We don’t have the right to spread hatred
VIEWS that incite violence and hatred towards Muslims should not be protected under the banner of free speech.
Such speech is divisive, dangerous and deadly as the New Zealand massacre of 50 people has shown.
While hatred exists as a powerful force in our democracy and a motivation for evil acts, we must continue to denounce hate speech in all of its forms.
We should not be protecting the rights of murderers, bigots and racists, but calling them out for expressing views that have violence as an inevitable consequence.
Senator Fraser Anning may say "the real cause of bloodshed on New Zealand streets today is the immigration program that allowed Muslim fanatics to migrate to New Zealand in the first place".
But the real cause was the political views of alleged shooter Brenton Tarrant, who wanted to "crush immigration and deport those invaders living on our soil".
Tarrant is part of a growing number of non-Muslim extremists who perpetrate violence in the name of alt-Right ideology, including the killing of 11 people at a synagogue in Pennsylvania in 2018 by neo-Nazi Robert Bowers.
Almost all of the 50 deaths due to terrorist attacks in 2018 in the United States and 950 attacks in Germany in 2017 have been linked to Right-wing extremism targeting Islamics.
I am not suggesting we stop reasoned, informed debate about the negative aspects of Islam. The focus needs to be on shutting down racist, anti-Islamic hate speech which views all Muslims as an explicit threat to the Australian way of life.
Tarrant is not a lone wolf. His views are supported by a growing number of groups opposed to climate change, Aboriginal land rights, multiculturalism, gender equality, Muslim faith and ethnic diversity.
A sophisticated online presence, strong internal links and political allies in the major parties have given groups like the United Patriots Front, Antipodean Resistance, Reclaim Australia and the Australian Defence League a strong voice.
Politicians like Pauline Hanson and George Christensen have spoken at Reclaim Australia rallies, preaching against the spread of Islam. The Australia First Party also wants to limit immigration to white Europeans and end multiculturalism; the Australian Liberty Alliance wants to "stop the Islamisation of Australia".
Of great concern is the growing legitimacy given to such views. The alt-Right movement has long had a place in Australian politics but in recent years, its violent voices have reached the mainstream.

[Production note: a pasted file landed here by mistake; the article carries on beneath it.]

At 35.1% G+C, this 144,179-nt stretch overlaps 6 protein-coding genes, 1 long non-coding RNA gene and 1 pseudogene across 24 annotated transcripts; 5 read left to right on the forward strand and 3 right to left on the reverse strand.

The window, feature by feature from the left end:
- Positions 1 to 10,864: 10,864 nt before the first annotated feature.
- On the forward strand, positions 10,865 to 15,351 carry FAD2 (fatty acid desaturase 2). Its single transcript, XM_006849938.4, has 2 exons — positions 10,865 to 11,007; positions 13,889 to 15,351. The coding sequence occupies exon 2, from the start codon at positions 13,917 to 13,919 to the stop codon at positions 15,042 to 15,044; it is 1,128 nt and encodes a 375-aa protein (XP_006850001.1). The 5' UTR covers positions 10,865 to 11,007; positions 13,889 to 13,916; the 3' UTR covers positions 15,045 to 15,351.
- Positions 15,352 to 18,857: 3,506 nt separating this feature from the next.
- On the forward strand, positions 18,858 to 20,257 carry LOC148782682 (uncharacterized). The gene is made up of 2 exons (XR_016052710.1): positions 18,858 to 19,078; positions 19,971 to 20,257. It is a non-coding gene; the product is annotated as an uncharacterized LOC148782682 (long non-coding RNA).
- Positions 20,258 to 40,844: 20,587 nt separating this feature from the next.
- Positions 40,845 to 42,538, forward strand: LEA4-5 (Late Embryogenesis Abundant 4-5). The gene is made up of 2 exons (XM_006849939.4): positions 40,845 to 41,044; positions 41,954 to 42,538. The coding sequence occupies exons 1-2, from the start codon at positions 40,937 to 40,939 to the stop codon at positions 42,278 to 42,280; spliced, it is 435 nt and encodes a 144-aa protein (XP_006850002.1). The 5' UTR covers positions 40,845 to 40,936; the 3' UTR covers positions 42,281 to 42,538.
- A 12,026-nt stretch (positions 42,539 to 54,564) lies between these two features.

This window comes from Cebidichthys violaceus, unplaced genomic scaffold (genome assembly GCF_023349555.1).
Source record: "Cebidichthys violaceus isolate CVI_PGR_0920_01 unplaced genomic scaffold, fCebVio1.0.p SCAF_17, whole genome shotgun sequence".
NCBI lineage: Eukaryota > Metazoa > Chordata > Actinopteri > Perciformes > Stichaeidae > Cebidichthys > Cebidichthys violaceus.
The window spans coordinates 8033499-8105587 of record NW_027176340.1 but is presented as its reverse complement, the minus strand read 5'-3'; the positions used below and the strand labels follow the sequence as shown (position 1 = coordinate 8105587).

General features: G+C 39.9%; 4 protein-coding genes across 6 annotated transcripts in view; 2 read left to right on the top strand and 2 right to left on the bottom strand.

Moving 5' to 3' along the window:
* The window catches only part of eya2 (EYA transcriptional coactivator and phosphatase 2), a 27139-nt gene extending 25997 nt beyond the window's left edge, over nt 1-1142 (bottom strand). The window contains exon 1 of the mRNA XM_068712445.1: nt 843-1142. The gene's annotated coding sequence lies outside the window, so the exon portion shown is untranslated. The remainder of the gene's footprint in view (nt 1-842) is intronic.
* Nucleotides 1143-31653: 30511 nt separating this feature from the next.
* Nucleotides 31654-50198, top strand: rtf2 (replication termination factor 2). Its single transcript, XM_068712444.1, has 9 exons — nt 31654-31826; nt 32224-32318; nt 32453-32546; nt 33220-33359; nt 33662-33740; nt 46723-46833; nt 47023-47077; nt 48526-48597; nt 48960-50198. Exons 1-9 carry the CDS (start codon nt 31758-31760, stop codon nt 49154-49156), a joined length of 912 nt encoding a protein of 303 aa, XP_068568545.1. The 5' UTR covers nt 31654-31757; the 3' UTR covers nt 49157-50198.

High-profile visits from alt-Right figures such as Lauren Southern and former leader of the United Patriots Front, Blair Cottrell, have further fuelled such divisive rhetoric.
Cottrell staged a mock beheading with his far-Right nationalist pals to protest against a mosque being built in Bendigo.
There is also controversial alt-Right figure Milo Yiannopoulos, who has labelled Islam as "fundamentally incompatible with the West" and as a "barbaric, alien" culture. Thankfully, the government banned him from visiting at this time.
Ideological support has come from Coalition figures demonising African gangs and calling for race-based migration. The Greens are wrong: such views aren't as bad as those expressed by Anning, but they have helped foster a sense of immigrants being "others".
Let's also remember that 23 members of the Coalition supported Pauline Hanson's "It's OK to be white" motion in federal parliament.
Such support feeds the growing sense that racist, violent groups are expressing sensible views. But there is nothing legitimate about those who rely on extremism to advocate violence. The New Guard, whose followers are self-described fascists, posted this on Facebook after the massacre: "Whether the attack was a false flag, or whether it inspires followers, time will tell.
"Remember their sacrifice, but never forget why it happened."
Similarly, the Australian Liberty Alliance said the massacre showed that "everyone can see what Islam does to Moslems (sic) and everyone else around the world".
And Reclaim Australia followers posted that it was "only a matter of time before people were going to have enough and fight back". One supporter wrote: "I can see more of this happening unless our governments start treating their own citizens with the dignity they deserve."
While the rest of us were uniting in grief and condemnation, these groups were sympathising with Tarrant's deadly views and foreshadowing more attacks.
It's time for our political leaders to stand up and denounce these views in the strongest possible terms. Asserting the equal right of these groups to spread their hatred of immigrants serves to legitimise their deadly views.
Free speech is not a right but a privilege which should not be granted to those who spew deadly hatred and excuse violence.